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Lack of Privacy in Free Cloud Storage Services

Lack of Privacy in Free Cloud Storage Services

Storing information in the cloud has turned into one of the more convenient technologies for work. People easily adopted many online storage services like Google Drive and other similar services like OneDrive and Dropbox because they allow access to the information and files from any device, anywhere. There is no longer a need to carry with the files in a USB drive or to email yourself anything. With people owning and working from different devices, being able to have the information handy always is a great plus. However, we rarely stop and think about the risks and downsides of storing important information in services like Google Drive. International private investigators urge people to be cautious and to consider the risks when using free cloud storage services.

Privacy advocates have important issues with this kind of services, not because the information is in the cloud, but because of the use that companies like Google apply to it.  Read the user agreement and privacy policy for Google before you upload any files or images to Google Drive.  You must agree to them using, sharing, distributing, editing or selling your information however they wish.  Sound extreme?  It is.  But, luckily for Google, not many people read the agreement.

Computer and privacy experts say the safest option is to avoid storing images and files in the cloud that you don’t want to end up in the wrong hands, or used in an inappropriate way.  The safest storage method is not in the cloud, but on a physical hard drive, USB or other local device.

Recent events, including NSA spying and incredibly convincing phishing scams, have some users worried. Influential figures in the privacy field like Edward Snowden have many times criticized the lack of privacy protection that many of the online services provide. Further than that, thousands of people use free cloud storage services without even setting minimum privacy settings, which allows anyone on the internet to access the information. Thousands of files are found all around the web with specific data of sales reports, marketing leads, company investment strategies and all sorts of confidential information because users do not know how to use these tools properly. For the past few years, investigators from Wymoo International have been advising people to protect their data and to be very careful with the information they share online, including that which is not intended to be public.

Although keeping your information safe from hackers and fraudsters is extremely important, not all the risks come from outsiders. Sometimes, the greatest security threats come from the service providers themselves. Google is probably the most questioned cloud provider due to the magnitude of their size and the amount of people their services (and lack of privacy) impacts. As a matter of fact, one of the most criticized things in Google’s services is that there isn’t actually a specific privacy policy for each of their services, but rather a unified privacy policy, with many interpretations.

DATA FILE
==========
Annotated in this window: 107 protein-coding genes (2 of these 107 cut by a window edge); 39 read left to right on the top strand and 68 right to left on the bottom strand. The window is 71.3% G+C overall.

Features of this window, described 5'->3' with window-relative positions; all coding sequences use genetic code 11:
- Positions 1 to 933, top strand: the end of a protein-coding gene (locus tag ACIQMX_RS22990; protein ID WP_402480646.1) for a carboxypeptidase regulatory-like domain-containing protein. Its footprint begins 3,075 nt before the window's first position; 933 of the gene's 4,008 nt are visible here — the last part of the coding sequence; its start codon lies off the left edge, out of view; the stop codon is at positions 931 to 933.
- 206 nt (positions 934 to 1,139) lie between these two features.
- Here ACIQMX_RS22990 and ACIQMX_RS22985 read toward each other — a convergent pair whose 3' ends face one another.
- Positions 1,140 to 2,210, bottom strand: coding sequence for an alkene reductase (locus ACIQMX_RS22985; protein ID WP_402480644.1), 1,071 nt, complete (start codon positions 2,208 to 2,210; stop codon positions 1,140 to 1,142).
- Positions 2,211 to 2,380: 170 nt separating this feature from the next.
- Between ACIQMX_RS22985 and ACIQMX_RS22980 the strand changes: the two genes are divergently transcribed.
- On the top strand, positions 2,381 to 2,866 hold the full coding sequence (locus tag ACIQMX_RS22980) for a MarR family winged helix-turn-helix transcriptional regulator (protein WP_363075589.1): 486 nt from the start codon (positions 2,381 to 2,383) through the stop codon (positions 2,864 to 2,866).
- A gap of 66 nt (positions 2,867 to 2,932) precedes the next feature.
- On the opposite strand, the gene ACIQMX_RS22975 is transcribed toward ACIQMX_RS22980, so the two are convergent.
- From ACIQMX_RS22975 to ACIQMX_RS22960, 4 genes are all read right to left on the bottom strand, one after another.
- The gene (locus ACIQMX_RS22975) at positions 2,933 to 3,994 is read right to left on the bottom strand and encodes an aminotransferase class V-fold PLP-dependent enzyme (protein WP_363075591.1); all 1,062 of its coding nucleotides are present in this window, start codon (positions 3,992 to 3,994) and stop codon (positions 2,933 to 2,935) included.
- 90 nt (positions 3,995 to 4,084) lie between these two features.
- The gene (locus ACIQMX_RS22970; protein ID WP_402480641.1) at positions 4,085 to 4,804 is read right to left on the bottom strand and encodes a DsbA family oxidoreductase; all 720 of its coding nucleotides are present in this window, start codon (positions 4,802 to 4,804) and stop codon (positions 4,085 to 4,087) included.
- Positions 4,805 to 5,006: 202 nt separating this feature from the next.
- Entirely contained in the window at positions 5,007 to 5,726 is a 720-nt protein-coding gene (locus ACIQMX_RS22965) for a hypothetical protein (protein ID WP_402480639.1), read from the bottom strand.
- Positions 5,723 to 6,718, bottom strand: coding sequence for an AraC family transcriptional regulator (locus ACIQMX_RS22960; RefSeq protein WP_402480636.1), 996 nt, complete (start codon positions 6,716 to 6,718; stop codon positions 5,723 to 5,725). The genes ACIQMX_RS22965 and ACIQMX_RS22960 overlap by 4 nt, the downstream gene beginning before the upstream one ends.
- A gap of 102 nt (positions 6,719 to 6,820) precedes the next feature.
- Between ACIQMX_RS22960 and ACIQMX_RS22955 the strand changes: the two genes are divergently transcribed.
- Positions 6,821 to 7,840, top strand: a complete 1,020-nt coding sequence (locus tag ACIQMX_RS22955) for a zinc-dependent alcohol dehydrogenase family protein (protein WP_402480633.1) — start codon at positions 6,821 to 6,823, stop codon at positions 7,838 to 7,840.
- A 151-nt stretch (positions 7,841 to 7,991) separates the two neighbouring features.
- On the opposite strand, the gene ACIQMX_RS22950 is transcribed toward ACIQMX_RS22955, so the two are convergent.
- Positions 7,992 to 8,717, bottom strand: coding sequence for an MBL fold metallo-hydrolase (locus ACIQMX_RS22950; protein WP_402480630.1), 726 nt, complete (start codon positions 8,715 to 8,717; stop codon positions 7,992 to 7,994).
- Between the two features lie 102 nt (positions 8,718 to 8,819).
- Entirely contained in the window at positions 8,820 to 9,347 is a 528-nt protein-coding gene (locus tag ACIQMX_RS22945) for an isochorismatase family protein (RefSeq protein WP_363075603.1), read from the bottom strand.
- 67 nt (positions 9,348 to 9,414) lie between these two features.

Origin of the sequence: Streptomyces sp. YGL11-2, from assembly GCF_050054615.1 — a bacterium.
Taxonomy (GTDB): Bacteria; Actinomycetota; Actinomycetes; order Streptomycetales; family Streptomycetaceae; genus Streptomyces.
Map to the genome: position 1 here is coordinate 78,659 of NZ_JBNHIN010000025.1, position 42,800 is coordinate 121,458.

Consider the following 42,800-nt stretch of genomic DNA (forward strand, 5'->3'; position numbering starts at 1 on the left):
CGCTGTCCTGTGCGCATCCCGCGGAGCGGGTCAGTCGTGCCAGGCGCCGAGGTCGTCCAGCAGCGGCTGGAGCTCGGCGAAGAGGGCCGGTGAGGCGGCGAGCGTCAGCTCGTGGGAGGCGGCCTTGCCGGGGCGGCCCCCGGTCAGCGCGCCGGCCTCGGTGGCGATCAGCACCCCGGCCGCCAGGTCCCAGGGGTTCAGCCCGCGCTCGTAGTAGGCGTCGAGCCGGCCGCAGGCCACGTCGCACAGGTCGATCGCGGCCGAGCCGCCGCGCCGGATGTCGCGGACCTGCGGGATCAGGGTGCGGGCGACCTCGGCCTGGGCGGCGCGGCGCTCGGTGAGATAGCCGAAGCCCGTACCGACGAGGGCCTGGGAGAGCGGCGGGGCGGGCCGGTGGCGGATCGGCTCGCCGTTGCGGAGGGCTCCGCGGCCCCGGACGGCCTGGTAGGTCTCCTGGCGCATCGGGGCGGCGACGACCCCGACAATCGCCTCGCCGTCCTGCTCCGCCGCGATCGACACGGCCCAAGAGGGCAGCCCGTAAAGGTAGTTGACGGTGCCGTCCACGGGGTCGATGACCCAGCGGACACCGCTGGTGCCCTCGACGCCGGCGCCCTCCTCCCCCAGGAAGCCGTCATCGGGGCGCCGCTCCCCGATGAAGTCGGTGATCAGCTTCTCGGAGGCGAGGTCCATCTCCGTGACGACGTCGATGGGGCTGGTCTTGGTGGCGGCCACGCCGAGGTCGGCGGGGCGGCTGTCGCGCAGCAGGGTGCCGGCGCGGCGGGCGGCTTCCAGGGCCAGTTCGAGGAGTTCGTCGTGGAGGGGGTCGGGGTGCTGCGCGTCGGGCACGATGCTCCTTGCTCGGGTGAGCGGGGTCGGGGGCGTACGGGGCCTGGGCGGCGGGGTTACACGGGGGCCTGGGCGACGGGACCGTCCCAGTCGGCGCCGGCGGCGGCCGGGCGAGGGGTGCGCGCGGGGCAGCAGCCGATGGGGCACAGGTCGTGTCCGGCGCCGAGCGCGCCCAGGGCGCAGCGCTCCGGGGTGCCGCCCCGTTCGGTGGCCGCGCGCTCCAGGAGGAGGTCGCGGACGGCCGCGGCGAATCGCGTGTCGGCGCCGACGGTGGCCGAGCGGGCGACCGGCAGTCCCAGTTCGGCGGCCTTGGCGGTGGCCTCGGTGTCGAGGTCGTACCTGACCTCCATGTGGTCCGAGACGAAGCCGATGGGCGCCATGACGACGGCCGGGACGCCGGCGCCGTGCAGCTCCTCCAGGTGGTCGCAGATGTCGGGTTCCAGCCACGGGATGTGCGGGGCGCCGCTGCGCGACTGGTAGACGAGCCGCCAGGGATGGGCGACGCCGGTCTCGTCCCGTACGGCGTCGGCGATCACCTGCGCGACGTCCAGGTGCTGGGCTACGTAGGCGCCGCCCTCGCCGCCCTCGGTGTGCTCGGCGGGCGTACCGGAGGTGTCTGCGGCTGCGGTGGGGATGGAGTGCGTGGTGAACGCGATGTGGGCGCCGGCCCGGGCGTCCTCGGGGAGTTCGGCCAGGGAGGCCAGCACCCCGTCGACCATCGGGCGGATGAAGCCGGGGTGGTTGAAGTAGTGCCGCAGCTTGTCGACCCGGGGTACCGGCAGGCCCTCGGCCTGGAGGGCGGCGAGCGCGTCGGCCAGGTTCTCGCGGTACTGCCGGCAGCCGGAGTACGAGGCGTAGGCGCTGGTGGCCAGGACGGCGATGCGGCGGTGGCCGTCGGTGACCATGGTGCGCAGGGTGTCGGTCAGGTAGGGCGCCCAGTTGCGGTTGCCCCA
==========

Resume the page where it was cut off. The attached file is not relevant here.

According to Google’s terms, uploading content to their services gives them a worldwide license to use, host, store, reproduce, modify, create derivative works, communicate, publish, publicly perform, publicly display and distribute such content. The license agreement does state in the preceding section that users remains the rightful owners of the content according to intellectual property rights, however the license still gives Google the permission to use the information however they want.

In this scenario, privacy settings seem to be designed more to make people feel safe -although this is actually a false sense of safety- than to really help people protect their information. Cloud technology is intended to make collaboration and work easier by using less resources, but when big companies take over then the real intentions are skewed into fulfilling the company’s own purposes.

The information stored in this free cloud storage services is used to create advertising profiles, and it is constantly screened for mass surveillance purposes. The confrontation between Apple and the FBI over the information stored in iPhones has put the discussion in the table again: who owns the information stored in the cloud? The companies that provide the service? The government? The users?

Being aware of the risks is the first step to protecting yourself. To sum it up, free cloud storage services may not be the best place to keep your personal or business data!

C. Wright
© 2016 Wymoo International
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